I could not think of a better way to start my tenure as host of New Books in Central Asian Studies than discussing Slow Anti-Americanism: Social Movements & Symbolic Politics in Central Asia (Stanford University Press 2021) with its author, Prof Edward Schatz from the University of Toronto. The book offers a privileged vantage point to assess the political relevance that symbols--in this case those emanated by the United States--continue to hold vis-à-vis attitudes, agendas, and strategies of social movements.

The book is rich in details, showcases the results of an exciting long-term research agenda, and does a fantastic job in tracing the long, slow trajectory of anti-American sentiments in post-Soviet Central Asia, focusing on how the many shifts in the US regional image have been observed, digested, and acted upon by three audiences as diverse as Islamic activists, social mobilisers, and labour activists. This is a timely book, one that will have even more resonance now that Central Asia has entered the post-US era.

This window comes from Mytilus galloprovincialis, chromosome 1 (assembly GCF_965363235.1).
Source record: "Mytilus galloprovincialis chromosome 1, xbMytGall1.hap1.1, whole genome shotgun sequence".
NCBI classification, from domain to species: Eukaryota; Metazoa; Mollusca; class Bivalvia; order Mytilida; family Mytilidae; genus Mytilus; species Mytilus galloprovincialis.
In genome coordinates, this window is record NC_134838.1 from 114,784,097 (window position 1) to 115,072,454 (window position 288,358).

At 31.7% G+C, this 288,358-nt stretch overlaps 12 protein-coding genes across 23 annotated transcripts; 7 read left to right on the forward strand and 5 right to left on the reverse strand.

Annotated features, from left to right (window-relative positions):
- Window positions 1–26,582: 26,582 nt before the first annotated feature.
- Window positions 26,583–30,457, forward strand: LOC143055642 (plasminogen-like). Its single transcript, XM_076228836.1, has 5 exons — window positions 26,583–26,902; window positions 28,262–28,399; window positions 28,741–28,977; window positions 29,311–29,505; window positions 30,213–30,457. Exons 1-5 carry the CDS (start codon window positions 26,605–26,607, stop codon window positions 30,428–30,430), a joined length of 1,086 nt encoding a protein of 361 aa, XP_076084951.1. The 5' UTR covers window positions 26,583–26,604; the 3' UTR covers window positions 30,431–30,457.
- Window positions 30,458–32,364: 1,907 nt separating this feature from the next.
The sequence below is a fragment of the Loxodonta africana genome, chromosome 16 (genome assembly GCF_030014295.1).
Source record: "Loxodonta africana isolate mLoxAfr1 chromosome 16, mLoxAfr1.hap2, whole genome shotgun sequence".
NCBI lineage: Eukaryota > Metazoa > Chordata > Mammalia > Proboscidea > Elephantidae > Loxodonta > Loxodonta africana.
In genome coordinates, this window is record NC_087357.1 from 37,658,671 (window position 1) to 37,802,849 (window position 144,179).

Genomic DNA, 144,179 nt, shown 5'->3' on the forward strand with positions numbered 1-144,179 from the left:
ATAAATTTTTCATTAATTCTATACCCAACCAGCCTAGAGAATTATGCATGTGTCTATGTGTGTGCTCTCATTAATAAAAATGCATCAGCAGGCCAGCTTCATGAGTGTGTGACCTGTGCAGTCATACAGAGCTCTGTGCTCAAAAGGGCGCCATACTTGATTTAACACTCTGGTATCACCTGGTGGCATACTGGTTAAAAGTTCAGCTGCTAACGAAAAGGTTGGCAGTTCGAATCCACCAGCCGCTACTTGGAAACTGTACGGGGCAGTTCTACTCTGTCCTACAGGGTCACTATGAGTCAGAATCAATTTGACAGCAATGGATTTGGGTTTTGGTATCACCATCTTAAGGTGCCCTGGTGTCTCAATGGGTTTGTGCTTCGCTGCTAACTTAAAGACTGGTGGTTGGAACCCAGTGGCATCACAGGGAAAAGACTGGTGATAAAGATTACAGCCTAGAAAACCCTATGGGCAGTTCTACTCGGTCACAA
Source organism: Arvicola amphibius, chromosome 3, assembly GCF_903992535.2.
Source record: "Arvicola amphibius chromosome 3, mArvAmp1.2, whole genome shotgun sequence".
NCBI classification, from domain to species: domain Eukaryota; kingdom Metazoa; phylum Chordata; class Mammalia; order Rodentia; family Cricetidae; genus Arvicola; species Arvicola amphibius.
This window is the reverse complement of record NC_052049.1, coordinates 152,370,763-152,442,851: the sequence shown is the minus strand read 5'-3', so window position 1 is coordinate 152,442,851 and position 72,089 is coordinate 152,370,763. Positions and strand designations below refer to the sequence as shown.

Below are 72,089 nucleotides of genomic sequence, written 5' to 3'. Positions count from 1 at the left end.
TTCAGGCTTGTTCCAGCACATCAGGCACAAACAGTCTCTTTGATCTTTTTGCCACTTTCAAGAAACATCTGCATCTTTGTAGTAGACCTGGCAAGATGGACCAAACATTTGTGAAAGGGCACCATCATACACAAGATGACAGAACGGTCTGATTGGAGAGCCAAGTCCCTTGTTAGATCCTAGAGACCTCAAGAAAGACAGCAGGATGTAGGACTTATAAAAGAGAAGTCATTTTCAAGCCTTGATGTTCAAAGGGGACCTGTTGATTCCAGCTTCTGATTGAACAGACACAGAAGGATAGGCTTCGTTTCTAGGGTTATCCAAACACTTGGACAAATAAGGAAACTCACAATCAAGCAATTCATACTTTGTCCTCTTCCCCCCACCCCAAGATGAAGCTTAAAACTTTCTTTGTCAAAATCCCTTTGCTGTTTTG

Edward Schatz is Associate Professor of Political Science at the University of Toronto. His previous books include Paradox of Power: The Logics of State Weakness in Eurasia (2017) and Political Ethnography: What Immersion Contributes to the Study of Power (2009).

Luca Anceschi is Professor of Eurasian Studies at the University of Glasgow, where he also edits Europe-Asia Studies.

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